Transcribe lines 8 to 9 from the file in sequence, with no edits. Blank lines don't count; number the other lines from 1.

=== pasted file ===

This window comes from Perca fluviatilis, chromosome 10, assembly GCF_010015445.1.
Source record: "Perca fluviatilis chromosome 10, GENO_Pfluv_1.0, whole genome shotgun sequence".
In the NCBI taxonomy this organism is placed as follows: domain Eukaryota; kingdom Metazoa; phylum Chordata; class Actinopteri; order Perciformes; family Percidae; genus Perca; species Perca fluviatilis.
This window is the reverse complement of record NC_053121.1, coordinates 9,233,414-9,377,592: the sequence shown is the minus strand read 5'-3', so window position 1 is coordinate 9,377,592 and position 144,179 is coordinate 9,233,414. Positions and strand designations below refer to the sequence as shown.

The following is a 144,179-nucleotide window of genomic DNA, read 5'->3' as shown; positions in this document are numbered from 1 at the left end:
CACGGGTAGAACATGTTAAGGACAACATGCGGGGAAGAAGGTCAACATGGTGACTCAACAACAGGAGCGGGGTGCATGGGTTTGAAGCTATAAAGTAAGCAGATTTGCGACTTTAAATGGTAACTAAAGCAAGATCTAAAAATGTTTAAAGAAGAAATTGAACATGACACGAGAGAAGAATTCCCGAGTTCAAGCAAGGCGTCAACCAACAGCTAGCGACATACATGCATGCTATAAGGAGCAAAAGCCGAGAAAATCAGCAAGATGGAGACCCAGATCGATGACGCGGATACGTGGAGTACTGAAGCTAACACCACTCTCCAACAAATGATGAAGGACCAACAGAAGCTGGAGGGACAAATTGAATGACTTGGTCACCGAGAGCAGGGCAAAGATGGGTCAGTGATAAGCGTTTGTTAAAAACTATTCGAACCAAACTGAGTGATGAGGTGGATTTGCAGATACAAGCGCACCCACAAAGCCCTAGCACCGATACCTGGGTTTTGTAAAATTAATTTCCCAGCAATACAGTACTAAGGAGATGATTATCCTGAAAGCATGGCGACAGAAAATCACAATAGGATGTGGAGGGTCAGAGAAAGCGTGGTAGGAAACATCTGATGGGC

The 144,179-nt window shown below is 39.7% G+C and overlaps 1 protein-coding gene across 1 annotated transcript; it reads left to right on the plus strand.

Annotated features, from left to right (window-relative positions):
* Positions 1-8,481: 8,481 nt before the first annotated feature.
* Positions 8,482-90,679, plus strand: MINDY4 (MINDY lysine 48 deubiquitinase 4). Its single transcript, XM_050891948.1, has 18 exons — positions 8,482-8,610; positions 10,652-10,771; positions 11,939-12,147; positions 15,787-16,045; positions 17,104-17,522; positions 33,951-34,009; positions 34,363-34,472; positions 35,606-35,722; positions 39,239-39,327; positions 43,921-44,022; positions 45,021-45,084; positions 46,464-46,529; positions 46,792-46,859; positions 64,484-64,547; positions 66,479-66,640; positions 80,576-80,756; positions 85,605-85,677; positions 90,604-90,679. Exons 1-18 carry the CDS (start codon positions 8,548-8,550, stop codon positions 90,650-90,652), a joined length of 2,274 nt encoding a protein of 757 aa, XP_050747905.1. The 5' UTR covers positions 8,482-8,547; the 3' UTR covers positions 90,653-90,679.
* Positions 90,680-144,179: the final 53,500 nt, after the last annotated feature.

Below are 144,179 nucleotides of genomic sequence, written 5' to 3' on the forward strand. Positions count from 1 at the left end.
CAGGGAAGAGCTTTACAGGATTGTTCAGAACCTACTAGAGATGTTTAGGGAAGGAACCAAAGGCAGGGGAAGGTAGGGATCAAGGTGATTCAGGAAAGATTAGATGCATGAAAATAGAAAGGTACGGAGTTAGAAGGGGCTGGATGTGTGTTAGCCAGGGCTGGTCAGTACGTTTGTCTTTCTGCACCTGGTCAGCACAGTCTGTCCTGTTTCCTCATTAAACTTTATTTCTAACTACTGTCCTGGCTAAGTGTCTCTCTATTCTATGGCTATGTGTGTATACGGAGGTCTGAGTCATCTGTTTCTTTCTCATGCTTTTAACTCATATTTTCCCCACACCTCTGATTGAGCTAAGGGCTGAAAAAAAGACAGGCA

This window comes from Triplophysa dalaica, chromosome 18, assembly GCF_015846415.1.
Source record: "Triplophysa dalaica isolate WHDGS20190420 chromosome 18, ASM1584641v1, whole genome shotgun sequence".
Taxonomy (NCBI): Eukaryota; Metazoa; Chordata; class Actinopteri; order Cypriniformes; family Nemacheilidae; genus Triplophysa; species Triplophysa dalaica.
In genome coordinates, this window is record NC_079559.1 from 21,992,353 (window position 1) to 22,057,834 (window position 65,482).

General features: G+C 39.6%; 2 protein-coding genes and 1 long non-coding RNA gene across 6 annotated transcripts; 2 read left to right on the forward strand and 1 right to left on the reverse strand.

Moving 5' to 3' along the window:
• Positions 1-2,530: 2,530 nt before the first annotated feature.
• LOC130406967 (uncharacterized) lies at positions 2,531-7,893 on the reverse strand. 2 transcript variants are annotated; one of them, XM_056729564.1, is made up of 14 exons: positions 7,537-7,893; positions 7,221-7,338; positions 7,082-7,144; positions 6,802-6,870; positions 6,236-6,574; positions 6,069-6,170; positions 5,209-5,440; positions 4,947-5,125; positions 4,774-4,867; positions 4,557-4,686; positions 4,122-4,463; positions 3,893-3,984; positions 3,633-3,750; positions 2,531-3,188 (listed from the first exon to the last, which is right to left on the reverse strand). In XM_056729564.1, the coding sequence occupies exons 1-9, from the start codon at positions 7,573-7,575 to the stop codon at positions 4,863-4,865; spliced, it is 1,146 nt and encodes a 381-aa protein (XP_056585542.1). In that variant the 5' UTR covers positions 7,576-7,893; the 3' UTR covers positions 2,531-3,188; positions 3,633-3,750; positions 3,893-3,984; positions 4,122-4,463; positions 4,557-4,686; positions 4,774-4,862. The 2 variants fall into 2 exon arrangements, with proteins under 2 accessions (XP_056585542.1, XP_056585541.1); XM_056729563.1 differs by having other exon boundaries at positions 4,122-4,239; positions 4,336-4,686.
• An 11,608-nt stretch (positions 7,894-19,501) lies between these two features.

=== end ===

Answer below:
Annotated features, from left to right (window-relative positions):
* Positions 1-8,481: 8,481 nt before the first annotated feature.